Anyways, as the trail continued its climb (going past another trail junction with the Montara Mountain Trail to the right), it gained the majority of its 200-400ft climb over the next 3/4-mile or so.

Along the way (roughly 0.4 mile) from the start, there was a trail fork to the left leading down to the rest of the loop of the Old Trout Farm Trail.

Brooks_Falls_033_04202019 - On the Brooks Creek Trail as it continues to climb higher above the forest canopy (where some of the trees looked like eucalyptus trees typically found in Australia and seemingly out-of-place in the Santa Cruz Mountains)
On the Brooks Creek Trail as it continues to climb higher above the forest canopy (where some of the trees looked like eucalyptus trees typically found in Australia and seemingly out-of-place in the Santa Cruz Mountains)

That was the aforementioned short loop that you could finish with after visiting the falls (assuming it’s not closed).

At roughly 0.8-mile from the trailhead, I reached the Brooks Falls viewpoint, which has a bench facing the waterfall, and this was what I’m calling the official view.

Because the view of Brooks Falls was so distant and the waterfall itself was so thin, it wasn’t the easiest waterfall to see (let alone photograph).

That said, this would be the turnaround point if the waterfall was the goal of the excursion, especially if the weather wasn’t good enough to keep going.

Brooks_Falls_049_04202019 - The bench at the Brooks Falls Lookout
The bench at the Brooks Falls Lookout

Provided that the weather isn’t cooperating (like it wasn’t on my April 2019 visit), then that’s where the Old Trout Farm Loop Trail can be a benign option to extend this hike.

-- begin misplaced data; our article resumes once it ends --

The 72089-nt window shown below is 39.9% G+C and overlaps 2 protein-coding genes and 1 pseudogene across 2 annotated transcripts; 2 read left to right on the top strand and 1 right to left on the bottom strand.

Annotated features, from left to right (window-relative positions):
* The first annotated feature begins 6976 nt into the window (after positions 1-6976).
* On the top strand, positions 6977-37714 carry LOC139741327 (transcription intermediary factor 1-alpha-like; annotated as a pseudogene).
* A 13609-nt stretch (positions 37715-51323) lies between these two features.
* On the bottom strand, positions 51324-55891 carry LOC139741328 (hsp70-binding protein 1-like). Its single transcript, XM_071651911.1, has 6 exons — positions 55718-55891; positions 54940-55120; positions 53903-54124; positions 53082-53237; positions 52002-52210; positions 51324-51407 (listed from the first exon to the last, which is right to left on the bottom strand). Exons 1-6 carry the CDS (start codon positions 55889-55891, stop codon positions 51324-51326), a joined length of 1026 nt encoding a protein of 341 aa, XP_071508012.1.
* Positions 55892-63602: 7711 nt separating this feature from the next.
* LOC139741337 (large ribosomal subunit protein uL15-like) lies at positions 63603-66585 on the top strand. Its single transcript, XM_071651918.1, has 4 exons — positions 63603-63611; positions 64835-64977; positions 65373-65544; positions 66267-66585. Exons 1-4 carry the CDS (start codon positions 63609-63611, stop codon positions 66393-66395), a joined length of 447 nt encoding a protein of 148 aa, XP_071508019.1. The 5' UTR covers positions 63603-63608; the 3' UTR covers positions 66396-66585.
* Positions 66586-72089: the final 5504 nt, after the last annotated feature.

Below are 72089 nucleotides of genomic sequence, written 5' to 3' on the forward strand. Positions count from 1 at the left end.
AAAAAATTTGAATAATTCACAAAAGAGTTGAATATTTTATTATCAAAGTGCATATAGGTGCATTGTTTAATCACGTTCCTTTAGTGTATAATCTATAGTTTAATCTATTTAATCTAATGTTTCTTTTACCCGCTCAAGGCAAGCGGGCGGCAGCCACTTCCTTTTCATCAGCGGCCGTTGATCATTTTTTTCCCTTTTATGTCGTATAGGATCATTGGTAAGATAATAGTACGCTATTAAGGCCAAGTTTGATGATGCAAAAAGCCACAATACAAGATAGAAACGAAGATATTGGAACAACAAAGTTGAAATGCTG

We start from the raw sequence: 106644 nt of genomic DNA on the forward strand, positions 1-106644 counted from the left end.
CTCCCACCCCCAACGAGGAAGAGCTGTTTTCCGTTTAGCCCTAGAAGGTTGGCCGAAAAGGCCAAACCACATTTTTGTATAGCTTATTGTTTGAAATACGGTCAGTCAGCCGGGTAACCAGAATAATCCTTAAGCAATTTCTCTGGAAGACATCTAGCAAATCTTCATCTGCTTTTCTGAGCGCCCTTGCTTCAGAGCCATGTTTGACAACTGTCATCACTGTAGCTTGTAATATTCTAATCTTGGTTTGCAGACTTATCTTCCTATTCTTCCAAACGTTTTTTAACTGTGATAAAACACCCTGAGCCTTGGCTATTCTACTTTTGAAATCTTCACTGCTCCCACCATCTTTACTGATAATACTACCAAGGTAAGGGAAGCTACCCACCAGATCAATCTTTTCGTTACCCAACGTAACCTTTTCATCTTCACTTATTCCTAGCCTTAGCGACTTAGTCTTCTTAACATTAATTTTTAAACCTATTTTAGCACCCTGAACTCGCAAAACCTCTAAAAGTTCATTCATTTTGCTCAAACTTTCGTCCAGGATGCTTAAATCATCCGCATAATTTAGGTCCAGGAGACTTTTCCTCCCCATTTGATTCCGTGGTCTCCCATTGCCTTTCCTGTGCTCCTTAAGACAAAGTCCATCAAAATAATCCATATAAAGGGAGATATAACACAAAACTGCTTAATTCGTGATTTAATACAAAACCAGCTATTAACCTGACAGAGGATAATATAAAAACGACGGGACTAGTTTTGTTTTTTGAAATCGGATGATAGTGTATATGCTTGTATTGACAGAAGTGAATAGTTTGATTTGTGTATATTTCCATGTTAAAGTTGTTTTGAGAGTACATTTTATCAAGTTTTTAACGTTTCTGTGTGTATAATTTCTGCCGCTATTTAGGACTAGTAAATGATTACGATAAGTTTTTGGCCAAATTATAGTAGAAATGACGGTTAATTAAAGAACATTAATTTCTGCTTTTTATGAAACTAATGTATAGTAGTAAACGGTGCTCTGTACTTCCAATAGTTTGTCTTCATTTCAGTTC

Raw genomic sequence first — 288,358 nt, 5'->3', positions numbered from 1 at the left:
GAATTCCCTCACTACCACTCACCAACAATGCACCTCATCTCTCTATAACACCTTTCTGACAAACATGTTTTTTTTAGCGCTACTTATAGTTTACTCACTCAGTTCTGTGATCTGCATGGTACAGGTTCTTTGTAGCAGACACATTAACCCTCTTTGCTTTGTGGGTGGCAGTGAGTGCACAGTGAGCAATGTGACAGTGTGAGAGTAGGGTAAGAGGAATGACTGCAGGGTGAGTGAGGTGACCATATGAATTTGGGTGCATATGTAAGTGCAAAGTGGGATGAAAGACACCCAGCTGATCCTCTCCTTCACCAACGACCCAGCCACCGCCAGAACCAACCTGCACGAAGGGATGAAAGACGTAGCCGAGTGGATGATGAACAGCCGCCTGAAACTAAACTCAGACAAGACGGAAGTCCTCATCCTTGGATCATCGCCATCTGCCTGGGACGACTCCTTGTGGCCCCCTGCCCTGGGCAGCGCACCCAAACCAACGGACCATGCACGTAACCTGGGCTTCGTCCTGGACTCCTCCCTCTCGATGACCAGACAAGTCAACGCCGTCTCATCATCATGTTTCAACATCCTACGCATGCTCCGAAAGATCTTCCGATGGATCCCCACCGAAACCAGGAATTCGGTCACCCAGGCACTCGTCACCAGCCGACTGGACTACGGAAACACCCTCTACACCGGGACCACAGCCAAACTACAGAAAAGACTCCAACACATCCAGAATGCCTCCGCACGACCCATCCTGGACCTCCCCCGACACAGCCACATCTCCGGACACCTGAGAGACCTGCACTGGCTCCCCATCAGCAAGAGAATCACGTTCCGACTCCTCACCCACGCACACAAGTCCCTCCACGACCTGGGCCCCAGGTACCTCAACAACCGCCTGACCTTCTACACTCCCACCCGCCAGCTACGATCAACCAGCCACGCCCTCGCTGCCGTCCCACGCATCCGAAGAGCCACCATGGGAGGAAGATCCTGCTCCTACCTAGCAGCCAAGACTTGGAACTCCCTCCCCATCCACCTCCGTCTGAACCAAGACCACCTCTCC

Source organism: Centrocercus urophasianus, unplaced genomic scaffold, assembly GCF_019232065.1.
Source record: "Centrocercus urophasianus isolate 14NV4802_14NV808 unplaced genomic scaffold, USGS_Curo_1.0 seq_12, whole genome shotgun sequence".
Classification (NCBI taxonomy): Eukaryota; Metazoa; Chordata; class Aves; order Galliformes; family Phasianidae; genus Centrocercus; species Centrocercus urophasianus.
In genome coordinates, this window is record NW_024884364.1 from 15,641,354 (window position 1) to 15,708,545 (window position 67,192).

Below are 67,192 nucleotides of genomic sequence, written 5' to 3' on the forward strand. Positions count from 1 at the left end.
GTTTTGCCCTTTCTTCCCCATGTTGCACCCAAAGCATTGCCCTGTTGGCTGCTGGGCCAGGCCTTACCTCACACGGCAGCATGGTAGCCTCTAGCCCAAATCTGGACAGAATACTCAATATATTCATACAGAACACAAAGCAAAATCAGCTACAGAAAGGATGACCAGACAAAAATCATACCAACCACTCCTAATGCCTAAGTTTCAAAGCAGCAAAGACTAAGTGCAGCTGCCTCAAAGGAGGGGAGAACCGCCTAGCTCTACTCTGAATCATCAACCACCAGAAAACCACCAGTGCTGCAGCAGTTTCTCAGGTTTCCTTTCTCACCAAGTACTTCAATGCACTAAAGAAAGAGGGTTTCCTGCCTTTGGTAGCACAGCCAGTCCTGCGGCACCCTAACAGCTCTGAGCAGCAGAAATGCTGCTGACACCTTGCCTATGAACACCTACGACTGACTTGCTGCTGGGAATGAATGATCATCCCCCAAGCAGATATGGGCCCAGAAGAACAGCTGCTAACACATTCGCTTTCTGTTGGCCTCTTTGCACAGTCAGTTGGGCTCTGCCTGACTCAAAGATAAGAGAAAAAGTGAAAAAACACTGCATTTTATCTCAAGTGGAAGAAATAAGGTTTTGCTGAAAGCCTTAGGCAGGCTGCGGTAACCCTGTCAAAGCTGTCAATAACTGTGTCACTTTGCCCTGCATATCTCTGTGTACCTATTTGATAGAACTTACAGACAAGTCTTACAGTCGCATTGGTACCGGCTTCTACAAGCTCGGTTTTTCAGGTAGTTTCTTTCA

That was exactly what I did the first time I did this excursion under some mild rain and morning drizzle though I did happen to do this loop in a clockwise manner instead of the counterclockwise manner that I’m implying with this trail description.

Completing The Loop Hike via the Montara Mountain Trail

As mentioned earlier, our second visit to Brooks Falls happened in beautiful weather with hardly a cloud in the sky.

This motivated us to do the longer loop hike that went beyond the Brooks Falls viewpoint and would encompass the Montara Mountain Loop Trail.

San_Pedro_Valley_Park_060_03082024 - Another contextual view of Brooks Falls as we continued higher up the Brooks Creek Trail towards the Montara Mountain Trail
Another contextual view of Brooks Falls as we continued higher up the Brooks Creek Trail towards the Montara Mountain Trail

In doing this loop, we had the option of going clockwise or counterclockwise (the latter of which we noticed most people we encountered were doing).

However, I’ll continue the trailside description as if we went clockwise since that’s how we did it, and I advocate doing this because you can better enjoy Brooks Falls without having to look over your shoulder (if it’s flowing, of course).

So from the trailhead near the San Pedro Valley Park Visitor Center, we hiked up the Waterfall Trail as described in the previous section, for the first 0.8-mile to get up to the Brooks Falls viewpoint.

Then, we continued further on the trail, which continued to climb up a few more switchbacks while providing a few more elevated and angled looks across the head of the South Fork San Pedro Creek Valley towards Brooks Falls.

San_Pedro_Valley_Park_120_03082024 - More coastal views towards the northern parts of Pacifica as the Montara Mountain Trail descended back into the San Pedro Valley
More coastal views towards the northern parts of Pacifica as the Montara Mountain Trail descended back into the San Pedro Valley

As we climbed higher up this path, we noticed that the vegetation noticeably changed to more coastal shrub vegetation as opposed to the eucalyptus forest (which I believe were introduced from Australia, which have outcompeted native flora) seen earlier.

At about another half-mile from the waterfall lookout and bench, the Brooks Creek Trail intersected with the Montara Mountain Trail, where we were greeted with a bench facing a nice view towards Pacifica and the Pacific Ocean.